WaterSim 5.0

WaterSim 5.0 represents an adaptation and upgrade of WaterSim 4.0 for stakeholders, researchers and educators.

The current version incorporates the water portfolios for 33 water providers that vary in size from small municipalities to major metropolitan communities. WaterSim 5.0 runs on an annual time-step where simulations can be interrupted annually by the interface enabling runtime changes to policy levers or input specifications. Model downloads and documentation can be found in related sub-directions on this site.

Coming Soon: New WaterSim Accessibility

DCDC created the WaterSim model to estimate water supply and water demand to examine water sustainability as influenced by water policy, water use, and population growth. WaterSim is a systems dynamics model for the Phoenix Metropolitan Area. This water policy and planning model permits evaluation of policy and governance on water supply, water demand, and water use as influenced by population, per capita water consumption, and climate change and drought for the Phoenix Metropolitan Area. Learn more about the new WaterSim user interface.


The Phoenix Metropolitan Area receives its water from many sources including surface water from the Colorado river, Salt-Verde Rivers, groundwater, and water reuse. Arizona’s share of Colorado River water is managed by the Central Arizona Project (CAP), which is conveyed along a 336 mile aqueduct that originates at Lake Havasu on the Arizona-California border and terminates in Tucson.

Other local rivers supply the Phoenix area with surface water. These rivers are the Salt, Tonto, and Verde which together are managed by the Salt River Project (SRP).

Groundwater found in aquifers is also an important source of water for the Phoenix area. Not every city and community receives the same mixtures of these water supplies, so the amount of groundwater versus CAP water versus SRP water depends on where you live.

The supply of Salt-Verde River’s are dependent on the demands on the collective use by individuals, population, industry, and agriculture. Learn more about the new WaterSim user interface.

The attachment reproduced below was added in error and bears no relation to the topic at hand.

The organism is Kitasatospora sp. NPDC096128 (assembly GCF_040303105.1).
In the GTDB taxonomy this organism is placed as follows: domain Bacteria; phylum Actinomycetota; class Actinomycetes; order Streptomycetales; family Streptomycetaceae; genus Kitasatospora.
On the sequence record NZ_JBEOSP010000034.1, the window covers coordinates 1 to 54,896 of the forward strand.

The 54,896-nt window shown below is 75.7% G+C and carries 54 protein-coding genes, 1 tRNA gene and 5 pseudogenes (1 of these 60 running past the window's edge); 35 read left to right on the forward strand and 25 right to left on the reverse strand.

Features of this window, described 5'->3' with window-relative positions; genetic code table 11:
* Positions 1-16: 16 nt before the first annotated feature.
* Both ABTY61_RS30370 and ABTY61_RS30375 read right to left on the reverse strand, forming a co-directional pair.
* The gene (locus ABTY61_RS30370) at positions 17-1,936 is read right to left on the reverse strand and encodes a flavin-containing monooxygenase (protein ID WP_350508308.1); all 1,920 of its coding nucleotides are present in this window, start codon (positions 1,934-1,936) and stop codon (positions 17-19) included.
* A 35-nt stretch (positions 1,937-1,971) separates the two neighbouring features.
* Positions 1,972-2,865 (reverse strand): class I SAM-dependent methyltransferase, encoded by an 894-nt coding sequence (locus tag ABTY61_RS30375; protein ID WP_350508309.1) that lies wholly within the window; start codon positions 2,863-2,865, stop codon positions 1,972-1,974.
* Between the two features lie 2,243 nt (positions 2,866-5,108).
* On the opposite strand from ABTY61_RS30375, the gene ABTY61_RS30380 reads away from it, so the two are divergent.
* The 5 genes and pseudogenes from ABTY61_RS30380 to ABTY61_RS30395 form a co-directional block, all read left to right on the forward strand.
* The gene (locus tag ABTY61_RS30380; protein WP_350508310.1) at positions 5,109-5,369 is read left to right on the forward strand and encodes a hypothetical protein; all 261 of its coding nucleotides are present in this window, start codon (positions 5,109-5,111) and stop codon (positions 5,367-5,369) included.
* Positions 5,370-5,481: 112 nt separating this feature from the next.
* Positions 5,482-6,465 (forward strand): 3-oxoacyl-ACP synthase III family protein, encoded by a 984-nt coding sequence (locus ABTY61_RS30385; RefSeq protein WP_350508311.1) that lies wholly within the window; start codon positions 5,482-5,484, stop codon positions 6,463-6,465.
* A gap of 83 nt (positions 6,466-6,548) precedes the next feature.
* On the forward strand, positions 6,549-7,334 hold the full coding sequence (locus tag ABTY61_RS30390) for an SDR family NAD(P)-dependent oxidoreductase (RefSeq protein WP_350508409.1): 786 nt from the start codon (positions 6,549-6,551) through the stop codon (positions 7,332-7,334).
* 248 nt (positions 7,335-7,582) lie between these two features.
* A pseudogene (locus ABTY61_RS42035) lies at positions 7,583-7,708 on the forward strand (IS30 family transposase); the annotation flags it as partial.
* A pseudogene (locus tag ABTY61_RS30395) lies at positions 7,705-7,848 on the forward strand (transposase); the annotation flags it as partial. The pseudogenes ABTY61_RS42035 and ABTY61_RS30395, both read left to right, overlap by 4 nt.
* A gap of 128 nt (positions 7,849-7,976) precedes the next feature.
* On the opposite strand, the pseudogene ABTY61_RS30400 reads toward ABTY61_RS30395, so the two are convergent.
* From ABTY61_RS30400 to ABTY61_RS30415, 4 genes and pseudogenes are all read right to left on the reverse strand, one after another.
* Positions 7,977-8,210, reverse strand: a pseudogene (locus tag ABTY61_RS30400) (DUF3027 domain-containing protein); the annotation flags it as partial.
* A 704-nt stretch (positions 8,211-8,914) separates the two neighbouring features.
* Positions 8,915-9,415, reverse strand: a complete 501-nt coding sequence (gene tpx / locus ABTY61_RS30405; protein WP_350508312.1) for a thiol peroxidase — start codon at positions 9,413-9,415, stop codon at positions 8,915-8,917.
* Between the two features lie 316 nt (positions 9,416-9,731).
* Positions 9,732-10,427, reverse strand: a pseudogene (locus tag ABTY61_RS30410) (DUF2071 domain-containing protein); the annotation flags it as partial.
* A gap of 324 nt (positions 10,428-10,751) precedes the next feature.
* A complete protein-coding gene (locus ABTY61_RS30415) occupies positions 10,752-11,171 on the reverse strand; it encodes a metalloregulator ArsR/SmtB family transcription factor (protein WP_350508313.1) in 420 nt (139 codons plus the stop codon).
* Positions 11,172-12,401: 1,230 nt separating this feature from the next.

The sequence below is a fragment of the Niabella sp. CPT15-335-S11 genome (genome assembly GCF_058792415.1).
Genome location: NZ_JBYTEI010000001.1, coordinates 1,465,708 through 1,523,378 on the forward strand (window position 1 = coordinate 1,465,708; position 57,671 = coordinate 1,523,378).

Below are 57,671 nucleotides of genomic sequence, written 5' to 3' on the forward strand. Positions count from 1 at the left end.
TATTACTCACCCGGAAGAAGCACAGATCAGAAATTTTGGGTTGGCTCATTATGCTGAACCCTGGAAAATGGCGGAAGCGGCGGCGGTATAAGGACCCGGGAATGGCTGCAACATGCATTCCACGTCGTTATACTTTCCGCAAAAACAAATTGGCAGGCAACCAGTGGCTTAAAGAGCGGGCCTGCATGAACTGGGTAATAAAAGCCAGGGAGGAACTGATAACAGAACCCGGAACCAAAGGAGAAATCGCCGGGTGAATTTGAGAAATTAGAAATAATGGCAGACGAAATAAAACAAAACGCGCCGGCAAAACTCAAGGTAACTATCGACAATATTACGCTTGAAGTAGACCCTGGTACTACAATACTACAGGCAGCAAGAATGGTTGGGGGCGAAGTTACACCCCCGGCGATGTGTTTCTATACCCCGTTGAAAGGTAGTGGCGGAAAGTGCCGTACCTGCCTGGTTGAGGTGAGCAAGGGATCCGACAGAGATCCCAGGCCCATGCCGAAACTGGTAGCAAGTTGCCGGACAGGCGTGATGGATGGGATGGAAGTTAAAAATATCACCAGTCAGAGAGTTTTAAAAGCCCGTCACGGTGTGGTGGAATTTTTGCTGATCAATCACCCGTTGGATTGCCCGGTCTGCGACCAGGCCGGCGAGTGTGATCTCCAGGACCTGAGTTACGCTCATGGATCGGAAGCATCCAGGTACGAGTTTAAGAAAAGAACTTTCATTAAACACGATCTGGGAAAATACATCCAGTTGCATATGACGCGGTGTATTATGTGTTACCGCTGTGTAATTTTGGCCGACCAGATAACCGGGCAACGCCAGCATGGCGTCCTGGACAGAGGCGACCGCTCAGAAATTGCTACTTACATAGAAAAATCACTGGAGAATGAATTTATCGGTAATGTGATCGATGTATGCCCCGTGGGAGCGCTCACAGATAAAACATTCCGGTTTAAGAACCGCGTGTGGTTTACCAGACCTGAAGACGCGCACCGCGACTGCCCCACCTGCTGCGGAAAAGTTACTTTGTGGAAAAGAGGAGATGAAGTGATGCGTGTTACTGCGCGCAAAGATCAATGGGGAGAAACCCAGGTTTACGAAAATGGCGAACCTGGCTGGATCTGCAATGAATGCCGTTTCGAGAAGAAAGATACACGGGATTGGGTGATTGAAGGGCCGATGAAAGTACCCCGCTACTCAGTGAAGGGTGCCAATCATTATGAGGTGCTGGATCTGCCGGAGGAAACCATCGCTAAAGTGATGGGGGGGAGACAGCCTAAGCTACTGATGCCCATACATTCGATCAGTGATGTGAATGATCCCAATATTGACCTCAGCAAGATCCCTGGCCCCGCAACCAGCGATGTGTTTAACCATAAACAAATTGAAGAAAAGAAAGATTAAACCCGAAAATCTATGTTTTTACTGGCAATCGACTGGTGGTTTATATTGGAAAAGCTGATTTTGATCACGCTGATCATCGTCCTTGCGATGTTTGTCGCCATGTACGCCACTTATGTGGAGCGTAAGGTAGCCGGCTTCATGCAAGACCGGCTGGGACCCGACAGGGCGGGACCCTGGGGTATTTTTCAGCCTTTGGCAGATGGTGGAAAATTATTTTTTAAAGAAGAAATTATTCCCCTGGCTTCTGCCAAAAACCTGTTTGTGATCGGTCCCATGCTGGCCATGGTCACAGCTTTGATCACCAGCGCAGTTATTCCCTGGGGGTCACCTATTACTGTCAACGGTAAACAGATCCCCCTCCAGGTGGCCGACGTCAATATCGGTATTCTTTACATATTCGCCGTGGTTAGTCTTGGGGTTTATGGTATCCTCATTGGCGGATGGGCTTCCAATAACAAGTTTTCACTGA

Development Background

WaterSim 3.0, implemented in Powersim is the version used for WaterSim on the Web. This version was developed to analyze the potential effects of future climatic conditions, population growth, land-use change, and policy options on water supply and water demand for Maricopa County, Arizona. Gober et al. (2011) used the model to examine potential climate change impacts on residential consumptive use under various climate change and policy-driven scenarios. Annual outputs from the model generally focus on the total amount of groundwater drawdown over a simulation period and gallons per capita per day (GPCD) forecast for residential users at the metro-wide scale.

The Decision Theater and the Web Version of WaterSim were developed in PowerSim. This allowed development in a visual model building tool, but this limited use of the model and to some extent its complexity. Version 4.0 of the model was rebuilt in a Fortran model.

Version 5.0

Version 5.0 includes modifications to the Fortran to expand the number of urban water system components with a C# application interface that makes the model usable by anyone using a Windows .Net platform. This version of the model includes spatially explicit system urban system models for 33 of the water providers within the region that allows systems and policy modeling of each water provider. Working with local water resource manager the model was developed with a number of system and water resource management options not implemented in the PowerSim version. The provider urban models include groundwater, surface water, wastewater, reclaimed water, banked water, and aquifer recharge.

There is currently no visual interface to this model. An application programming interface (API) that can be used with Visual Basic or C# in a .Net managed framework is provided. This API provides access to read and set model parameters, run the model in year increments, and output model results into a database. Assemblies for the interface and a DLL for the model are provided. Source code for an application that implements a simplified visual interface to the model is provided as an example of using the API.


Would you like to be informed of updates? Contact us! Questions and comments are welcome.

WaterSim: Dr. David A. Sampson
API: Dr. Ray Quay